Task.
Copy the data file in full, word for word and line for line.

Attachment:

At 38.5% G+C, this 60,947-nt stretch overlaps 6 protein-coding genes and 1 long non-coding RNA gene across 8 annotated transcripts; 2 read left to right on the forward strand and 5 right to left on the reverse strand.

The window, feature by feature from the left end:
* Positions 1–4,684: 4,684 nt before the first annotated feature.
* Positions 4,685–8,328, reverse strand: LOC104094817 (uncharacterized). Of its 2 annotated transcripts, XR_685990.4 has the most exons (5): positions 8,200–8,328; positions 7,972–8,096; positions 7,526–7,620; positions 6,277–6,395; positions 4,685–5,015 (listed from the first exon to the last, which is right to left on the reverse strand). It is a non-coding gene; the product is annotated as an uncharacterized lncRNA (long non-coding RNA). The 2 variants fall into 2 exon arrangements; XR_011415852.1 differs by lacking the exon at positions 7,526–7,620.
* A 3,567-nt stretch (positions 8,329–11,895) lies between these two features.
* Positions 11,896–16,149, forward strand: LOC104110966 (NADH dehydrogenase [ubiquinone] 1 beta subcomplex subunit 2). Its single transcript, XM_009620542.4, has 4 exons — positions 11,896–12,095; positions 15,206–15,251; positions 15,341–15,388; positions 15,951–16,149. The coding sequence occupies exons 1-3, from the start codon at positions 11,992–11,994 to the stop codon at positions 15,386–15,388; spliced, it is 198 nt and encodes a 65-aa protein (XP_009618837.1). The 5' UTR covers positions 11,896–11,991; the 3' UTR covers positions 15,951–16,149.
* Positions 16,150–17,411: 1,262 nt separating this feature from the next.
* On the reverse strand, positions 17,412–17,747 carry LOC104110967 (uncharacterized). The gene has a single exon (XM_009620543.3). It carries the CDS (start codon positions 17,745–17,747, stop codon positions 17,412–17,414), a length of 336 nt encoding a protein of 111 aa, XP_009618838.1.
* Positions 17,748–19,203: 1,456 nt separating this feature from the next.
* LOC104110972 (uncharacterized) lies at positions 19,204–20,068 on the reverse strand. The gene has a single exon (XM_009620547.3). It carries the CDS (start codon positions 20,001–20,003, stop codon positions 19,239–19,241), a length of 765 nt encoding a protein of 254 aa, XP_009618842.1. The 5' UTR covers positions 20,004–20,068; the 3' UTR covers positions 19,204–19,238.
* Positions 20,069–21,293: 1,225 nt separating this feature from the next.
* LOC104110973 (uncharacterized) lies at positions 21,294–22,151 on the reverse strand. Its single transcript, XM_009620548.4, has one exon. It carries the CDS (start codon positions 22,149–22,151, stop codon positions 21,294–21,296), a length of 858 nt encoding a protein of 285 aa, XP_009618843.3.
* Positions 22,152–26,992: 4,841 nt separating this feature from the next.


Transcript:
At 38.5% G+C, this 60,947-nt stretch overlaps 6 protein-coding genes and 1 long non-coding RNA gene across 8 annotated transcripts; 2 read left to right on the forward strand and 5 right to left on the reverse strand.

The window, feature by feature from the left end:
* Positions 1–4,684: 4,684 nt before the first annotated feature.
* Positions 4,685–8,328, reverse strand: LOC104094817 (uncharacterized). Of its 2 annotated transcripts, XR_685990.4 has the most exons (5): positions 8,200–8,328; positions 7,972–8,096; positions 7,526–7,620; positions 6,277–6,395; positions 4,685–5,015 (listed from the first exon to the last, which is right to left on the reverse strand). It is a non-coding gene; the product is annotated as an uncharacterized lncRNA (long non-coding RNA). The 2 variants fall into 2 exon arrangements; XR_011415852.1 differs by lacking the exon at positions 7,526–7,620.
* A 3,567-nt stretch (positions 8,329–11,895) lies between these two features.
* Positions 11,896–16,149, forward strand: LOC104110966 (NADH dehydrogenase [ubiquinone] 1 beta subcomplex subunit 2). Its single transcript, XM_009620542.4, has 4 exons — positions 11,896–12,095; positions 15,206–15,251; positions 15,341–15,388; positions 15,951–16,149. The coding sequence occupies exons 1-3, from the start codon at positions 11,992–11,994 to the stop codon at positions 15,386–15,388; spliced, it is 198 nt and encodes a 65-aa protein (XP_009618837.1). The 5' UTR covers positions 11,896–11,991; the 3' UTR covers positions 15,951–16,149.
* Positions 16,150–17,411: 1,262 nt separating this feature from the next.
* On the reverse strand, positions 17,412–17,747 carry LOC104110967 (uncharacterized). The gene has a single exon (XM_009620543.3). It carries the CDS (start codon positions 17,745–17,747, stop codon positions 17,412–17,414), a length of 336 nt encoding a protein of 111 aa, XP_009618838.1.
* Positions 17,748–19,203: 1,456 nt separating this feature from the next.
* LOC104110972 (uncharacterized) lies at positions 19,204–20,068 on the reverse strand. The gene has a single exon (XM_009620547.3). It carries the CDS (start codon positions 20,001–20,003, stop codon positions 19,239–19,241), a length of 765 nt encoding a protein of 254 aa, XP_009618842.1. The 5' UTR covers positions 20,004–20,068; the 3' UTR covers positions 19,204–19,238.
* Positions 20,069–21,293: 1,225 nt separating this feature from the next.
* LOC104110973 (uncharacterized) lies at positions 21,294–22,151 on the reverse strand. Its single transcript, XM_009620548.4, has one exon. It carries the CDS (start codon positions 22,149–22,151, stop codon positions 21,294–21,296), a length of 858 nt encoding a protein of 285 aa, XP_009618843.3.
* Positions 22,152–26,992: 4,841 nt separating this feature from the next.